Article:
Martin Lloyd Jones once made this comment regarding the study of scripture:

“What foolish creatures we are! Many of us are not interested in doctrine at all; we are lazy Christians who do not read, do not think, and do not try to delve into the mysteries. We have had a certain experience and we desire no more. Others of us, deploring such an attitude, say that, because the Bible is full of doctrine, we must study it and grapple with it and possess it. So we become absorbed in our interest in doctrine and stop at that. The result is that, as regards this question of the love of Christ, we are no further on than the others because we have made doctrine an end and a terminus. In this way the devil trips and traps us and robs us of our heritage. If your knowledge of the Scriptures and of the doctrines of the gospel of the Lord Jesus Christ has not brought you to this knowledge of the love of Christ, you should be profoundly dissatisfied and disturbed. All biblical doctrine is about this blessed Person; and there is no greater snare in the Christian life than to forget the Person Himself and to live simply on truths concerning Him….We should never study the Bible or anything concerning biblical truth without realizing that we are in His presence, and that it is truth about Him. And it should always be done in an atmosphere of worship.2 

Today, so many of the people who call themselves Christian are just going through the rituals, yet God is far from their hearts. Jesus gave us a wonderful parable regarding how we should be waiting for His return:

“Then the kingdom of heaven will be like ten virgins who took their lamps and went to meet the bridegroom. Five of them were foolish, and five were wise. For when the foolish took their lamps, they took no oil with them, but the wise took flasks of oil with their lamps. As the bridegroom was delayed, they all became drowsy and slept. But at midnight there was a cry, ‘Here is the bridegroom! Come out to meet him.’ Then all those virgins rose and trimmed their lamps. And the foolish said to the wise, ‘Give us some of your oil, for our lamps are going out.’ But the wise answered, saying, ‘Since there will not be enough for us and for you, go rather to the dealers and buy for yourselves.’ And while they were going to buy, the bridegroom came, and those who were ready went in with him to the marriage feast, and the door was shut. Afterward the other virgins came also, saying, ‘Lord, lord, open to us.’ But he answered, ‘Truly, I say to you, I do not know you.’ Watch therefore, for you know neither the day nor the hour. (Matthew 25:1–13, ESV)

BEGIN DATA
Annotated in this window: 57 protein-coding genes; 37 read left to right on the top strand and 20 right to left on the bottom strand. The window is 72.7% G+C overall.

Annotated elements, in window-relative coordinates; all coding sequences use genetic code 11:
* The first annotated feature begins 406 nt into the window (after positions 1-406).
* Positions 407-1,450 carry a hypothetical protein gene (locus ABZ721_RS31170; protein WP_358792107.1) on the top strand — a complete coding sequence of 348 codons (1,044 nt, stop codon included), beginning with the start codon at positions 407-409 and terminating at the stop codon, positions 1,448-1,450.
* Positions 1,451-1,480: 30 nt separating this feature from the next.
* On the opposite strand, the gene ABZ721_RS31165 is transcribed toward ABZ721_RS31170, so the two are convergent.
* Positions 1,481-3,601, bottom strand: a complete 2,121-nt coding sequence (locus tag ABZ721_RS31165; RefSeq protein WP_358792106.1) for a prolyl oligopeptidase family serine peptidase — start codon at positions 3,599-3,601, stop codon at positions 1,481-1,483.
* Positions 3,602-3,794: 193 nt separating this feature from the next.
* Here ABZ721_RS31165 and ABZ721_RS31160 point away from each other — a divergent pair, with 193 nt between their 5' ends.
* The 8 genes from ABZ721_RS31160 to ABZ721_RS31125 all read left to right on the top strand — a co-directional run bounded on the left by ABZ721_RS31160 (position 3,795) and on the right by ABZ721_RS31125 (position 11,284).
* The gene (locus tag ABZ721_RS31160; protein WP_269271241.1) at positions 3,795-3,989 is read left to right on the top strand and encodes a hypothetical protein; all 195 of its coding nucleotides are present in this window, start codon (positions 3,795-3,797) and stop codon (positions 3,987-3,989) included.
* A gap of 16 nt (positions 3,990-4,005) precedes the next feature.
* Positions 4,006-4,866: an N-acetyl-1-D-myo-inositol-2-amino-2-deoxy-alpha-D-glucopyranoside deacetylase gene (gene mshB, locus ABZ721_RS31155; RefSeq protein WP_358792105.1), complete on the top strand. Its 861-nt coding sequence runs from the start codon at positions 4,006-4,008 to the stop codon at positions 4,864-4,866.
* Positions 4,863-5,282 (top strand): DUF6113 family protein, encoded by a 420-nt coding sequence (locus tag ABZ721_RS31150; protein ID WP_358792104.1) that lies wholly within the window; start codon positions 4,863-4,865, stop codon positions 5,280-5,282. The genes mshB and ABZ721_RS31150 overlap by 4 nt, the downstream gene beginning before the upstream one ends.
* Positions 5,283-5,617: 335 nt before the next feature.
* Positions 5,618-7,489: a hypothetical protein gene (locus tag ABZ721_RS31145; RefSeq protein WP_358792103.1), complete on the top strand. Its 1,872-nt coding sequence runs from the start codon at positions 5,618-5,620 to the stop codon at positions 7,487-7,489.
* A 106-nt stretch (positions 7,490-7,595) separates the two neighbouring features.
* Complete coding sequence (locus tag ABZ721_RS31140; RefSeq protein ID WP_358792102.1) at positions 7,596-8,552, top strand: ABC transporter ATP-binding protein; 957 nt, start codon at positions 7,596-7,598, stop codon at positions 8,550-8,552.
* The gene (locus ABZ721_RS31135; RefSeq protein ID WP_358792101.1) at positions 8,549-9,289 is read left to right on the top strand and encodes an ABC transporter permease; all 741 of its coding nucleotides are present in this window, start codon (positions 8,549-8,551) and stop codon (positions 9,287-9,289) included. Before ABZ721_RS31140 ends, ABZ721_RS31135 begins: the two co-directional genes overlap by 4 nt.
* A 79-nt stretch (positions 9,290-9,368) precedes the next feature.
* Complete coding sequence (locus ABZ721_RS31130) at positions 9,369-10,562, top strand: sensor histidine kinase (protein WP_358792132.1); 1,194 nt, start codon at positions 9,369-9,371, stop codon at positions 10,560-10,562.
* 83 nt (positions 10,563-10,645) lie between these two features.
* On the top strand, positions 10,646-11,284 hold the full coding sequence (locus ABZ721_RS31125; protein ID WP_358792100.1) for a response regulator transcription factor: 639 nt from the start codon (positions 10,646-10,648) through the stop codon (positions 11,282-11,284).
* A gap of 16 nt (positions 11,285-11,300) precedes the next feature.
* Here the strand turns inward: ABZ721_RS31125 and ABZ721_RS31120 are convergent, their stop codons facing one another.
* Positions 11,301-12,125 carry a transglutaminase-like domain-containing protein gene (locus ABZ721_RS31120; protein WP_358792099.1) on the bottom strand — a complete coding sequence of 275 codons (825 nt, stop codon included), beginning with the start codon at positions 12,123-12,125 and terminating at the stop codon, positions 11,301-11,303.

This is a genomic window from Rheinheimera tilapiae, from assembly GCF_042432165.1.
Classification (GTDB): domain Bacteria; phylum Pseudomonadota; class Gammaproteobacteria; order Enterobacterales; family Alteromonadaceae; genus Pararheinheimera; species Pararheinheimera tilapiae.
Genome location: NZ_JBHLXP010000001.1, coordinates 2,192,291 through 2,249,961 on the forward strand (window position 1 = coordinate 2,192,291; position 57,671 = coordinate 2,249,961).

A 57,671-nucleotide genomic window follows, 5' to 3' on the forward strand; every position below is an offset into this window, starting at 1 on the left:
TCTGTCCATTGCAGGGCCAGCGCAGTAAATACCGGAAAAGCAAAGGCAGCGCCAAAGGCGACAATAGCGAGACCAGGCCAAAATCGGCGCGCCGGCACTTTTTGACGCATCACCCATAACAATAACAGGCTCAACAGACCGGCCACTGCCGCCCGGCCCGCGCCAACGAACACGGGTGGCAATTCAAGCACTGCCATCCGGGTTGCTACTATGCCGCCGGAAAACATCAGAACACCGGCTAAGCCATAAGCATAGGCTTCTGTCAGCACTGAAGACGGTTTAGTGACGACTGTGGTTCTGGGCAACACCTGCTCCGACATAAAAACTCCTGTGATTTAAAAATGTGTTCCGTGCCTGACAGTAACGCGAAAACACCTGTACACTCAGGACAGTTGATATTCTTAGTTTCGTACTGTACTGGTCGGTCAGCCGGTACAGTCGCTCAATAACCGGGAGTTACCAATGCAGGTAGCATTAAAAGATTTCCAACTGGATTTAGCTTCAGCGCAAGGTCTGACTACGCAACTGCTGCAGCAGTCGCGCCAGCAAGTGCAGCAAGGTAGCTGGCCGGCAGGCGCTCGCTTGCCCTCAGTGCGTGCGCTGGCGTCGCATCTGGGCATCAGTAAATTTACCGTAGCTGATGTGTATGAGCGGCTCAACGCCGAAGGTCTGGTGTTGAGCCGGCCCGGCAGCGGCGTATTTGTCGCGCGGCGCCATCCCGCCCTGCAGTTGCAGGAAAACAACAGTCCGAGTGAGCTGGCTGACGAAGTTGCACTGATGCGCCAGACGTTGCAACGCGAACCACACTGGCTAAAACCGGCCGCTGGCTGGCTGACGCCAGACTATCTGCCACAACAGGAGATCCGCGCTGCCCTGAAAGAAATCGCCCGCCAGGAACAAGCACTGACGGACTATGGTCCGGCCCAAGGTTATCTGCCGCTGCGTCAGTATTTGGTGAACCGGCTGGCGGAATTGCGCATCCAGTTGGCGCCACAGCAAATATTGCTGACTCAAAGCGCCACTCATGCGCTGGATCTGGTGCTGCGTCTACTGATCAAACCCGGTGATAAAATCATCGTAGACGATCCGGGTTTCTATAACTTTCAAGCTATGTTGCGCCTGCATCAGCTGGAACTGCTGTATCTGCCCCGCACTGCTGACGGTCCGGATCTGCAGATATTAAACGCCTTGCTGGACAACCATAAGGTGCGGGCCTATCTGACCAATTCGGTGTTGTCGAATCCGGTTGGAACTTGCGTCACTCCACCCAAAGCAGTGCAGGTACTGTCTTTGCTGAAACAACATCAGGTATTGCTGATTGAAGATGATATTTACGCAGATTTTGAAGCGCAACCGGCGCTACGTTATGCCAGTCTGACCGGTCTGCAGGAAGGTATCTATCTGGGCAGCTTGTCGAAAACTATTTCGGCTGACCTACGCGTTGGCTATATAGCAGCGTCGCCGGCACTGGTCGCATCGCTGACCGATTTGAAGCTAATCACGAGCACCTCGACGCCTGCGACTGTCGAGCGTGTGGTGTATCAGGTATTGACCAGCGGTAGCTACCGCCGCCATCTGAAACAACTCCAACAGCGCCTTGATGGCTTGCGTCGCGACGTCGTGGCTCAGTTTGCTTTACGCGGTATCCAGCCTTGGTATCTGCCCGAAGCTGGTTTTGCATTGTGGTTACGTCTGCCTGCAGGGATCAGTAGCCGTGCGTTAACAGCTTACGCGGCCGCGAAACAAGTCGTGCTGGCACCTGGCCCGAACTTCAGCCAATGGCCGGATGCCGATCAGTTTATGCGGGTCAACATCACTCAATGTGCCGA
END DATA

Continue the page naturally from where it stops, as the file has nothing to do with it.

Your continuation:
Where are you today with your relationship to Jesus. Are your lamps ready to receive the bridegroom when he comes, or has the bridegrooms delay lulled you to sleep? Have you let the oil burn away so when he does come you will not be ready to enter the marriage feast? Oil in Scripture often represents the Holy Spirit and we need to be filled with the Holy Spirit in abundance in our lives so that we will remain in tune with God so we are prepared when He returns. Yet we can grieve and quench the Holy Spirit in our lives. Both of these are similar in their effects. They hinder a godly lifestyle. This happens when a believer sins against God and follows his or her own worldly desires. The only correct road to follow is the road that leads the believer closer to God and purity, one of repentance and humility, one that takes us farther away from the world and sin. 

We must prepare and be ready, but not out of ritual but through relationship. The passage I started this blog with (John 14) was a very intimate time that Jesus was having with the disciples in the last two weeks of His life. Let these words ring deep in your heart. “Let not your hearts be troubled. Believe in God; believe also in me. In my Father’s house are many rooms. If it were not so, would I have told you that I go to prepare a place for you? And if I go and prepare a place for you, I will come again and will take you to myself, that where I am you may be also..

Jesus in the book or revelation warns the churches of the sins that have creeped into the body, the apostles warned of difficult times and great apostasy, but in the end the simple message to all of them was to repent. Let’s get on our knees and repent, not only as individuals but as the body of Christ.

[1] Barry, J. D., Mangum, D., Brown, D. R., Heiser, M. S., Custis, M., Ritzema, E., … Bomar, D. (2012, 2016). Faithlife Study Bible (Jn 6:35). Bellingham, WA: Lexham Press.

2David Martyn Lloyd-Jones, The Unsearchable Riches of Christ—Studies in Ephesians, Chapter 3


The Glory of God

I have been pondering Genesis 1:3 lately and just wanted to jot down some of the things I have been thinking about.

The Holeman illustrated Bible Dictionary says this about the Shekinah of God – “Transliteration of Hebrew word not found in the Bible but used in many of the Jewish writings to speak of God’s presence. The term means “that which dwells,” and is implied throughout the Bible whenever it refers to God’s nearness either in a person, object, or His glory.”  Another way to express the Shekinah of God is the visible manifestation of the presence of God the Father.